Quid's Pantheism: William Blake as Natural Philosopher Public Deposited

Downloadable Content

Download PDF
Last Modified
  • March 19, 2019
Creator
  • Fletcher, Joseph
    • Affiliation: College of Arts and Sciences, Department of English and Comparative Literature
Abstract
  • Challenging a prevalent assumption of Romantic literary criticism, this dissertation positions Blake as the earliest of the British Romantics to envision natural philosophy as inextricable from poetry and, in Blake’s case, visual art. In addition to establishing the nuanced philosophical and scientific history of which Blake was acutely aware, I argue that his early illuminated works develop a metaphysics of monist pantheism, which contends that every material thing is in its essence God. This contrasts the idealism of his later period, which casts the natural world as degenerate and illusory, an obstruction to human transcendence. This dissertation finds the central ideas of the pantheist tradition present in wide-ranging interdisciplinary discourses of the long eighteenth century, and it recasts our understanding of the intellectual traditions to which Blake belongs. In contrast to the vast body of scholarship that emphasizes his early religious and political commitments, I argue that for Blake such commitments are grounded in one’s metaphysics. Pantheism is thus important in that it entails an ethics that respects the interconnected divinity of material objects – not just humans – and that spurns hierarchical power structures. I reveal Blake as a natural philosopher intervening in the metaphysical debates of his age via poetry and design as a means to more forcefully engage – and change – the philosophical assumptions of his readers than do the texts of the philosophers he satirizes and critiques. Through the imaginative forms of his art, Blake also literally animates the domain of the metaphysical: uniting the scattered fragments of God in a single, striking design, or dramatizing the catastrophic consequences of natural religion through a nightmarish narrative poem. Blake’s expanded philosophical practice has resonances to this day, as we continue to explore the relationship of the human to its nonhuman environments.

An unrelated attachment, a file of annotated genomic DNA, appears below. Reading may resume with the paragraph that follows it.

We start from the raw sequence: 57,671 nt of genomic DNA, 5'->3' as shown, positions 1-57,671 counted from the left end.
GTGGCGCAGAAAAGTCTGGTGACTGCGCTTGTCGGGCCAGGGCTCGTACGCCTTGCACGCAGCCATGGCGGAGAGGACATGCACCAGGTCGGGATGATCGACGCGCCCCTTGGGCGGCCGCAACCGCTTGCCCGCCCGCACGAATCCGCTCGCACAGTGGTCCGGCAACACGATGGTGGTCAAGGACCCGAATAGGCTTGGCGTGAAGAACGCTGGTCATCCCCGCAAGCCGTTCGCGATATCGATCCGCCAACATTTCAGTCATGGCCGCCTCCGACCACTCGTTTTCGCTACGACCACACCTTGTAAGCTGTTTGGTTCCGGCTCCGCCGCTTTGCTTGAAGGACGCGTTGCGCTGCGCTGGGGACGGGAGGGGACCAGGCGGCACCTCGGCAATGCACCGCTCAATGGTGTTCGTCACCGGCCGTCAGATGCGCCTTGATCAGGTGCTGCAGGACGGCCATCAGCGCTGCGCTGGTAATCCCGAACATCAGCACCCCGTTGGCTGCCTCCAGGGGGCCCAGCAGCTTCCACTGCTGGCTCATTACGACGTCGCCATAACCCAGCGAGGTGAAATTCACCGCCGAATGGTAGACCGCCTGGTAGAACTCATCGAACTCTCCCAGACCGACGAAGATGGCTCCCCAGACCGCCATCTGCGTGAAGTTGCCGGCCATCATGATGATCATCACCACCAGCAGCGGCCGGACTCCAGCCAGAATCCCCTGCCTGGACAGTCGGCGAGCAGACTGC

Date of publication
Keyword
DOI
Resource type
Rights statement
  • In Copyright
Advisor
  • Viscomi, Joseph
  • Eaves, Morris
  • Reinert, Thomas
  • Wolfe, Jessica
  • Nelson, Alan Jean
Degree
  • Doctor of Philosophy
Degree granting institution
  • University of North Carolina at Chapel Hill Graduate School
Graduation year
  • 2016
Language
Parents:

This work has no parents.

Items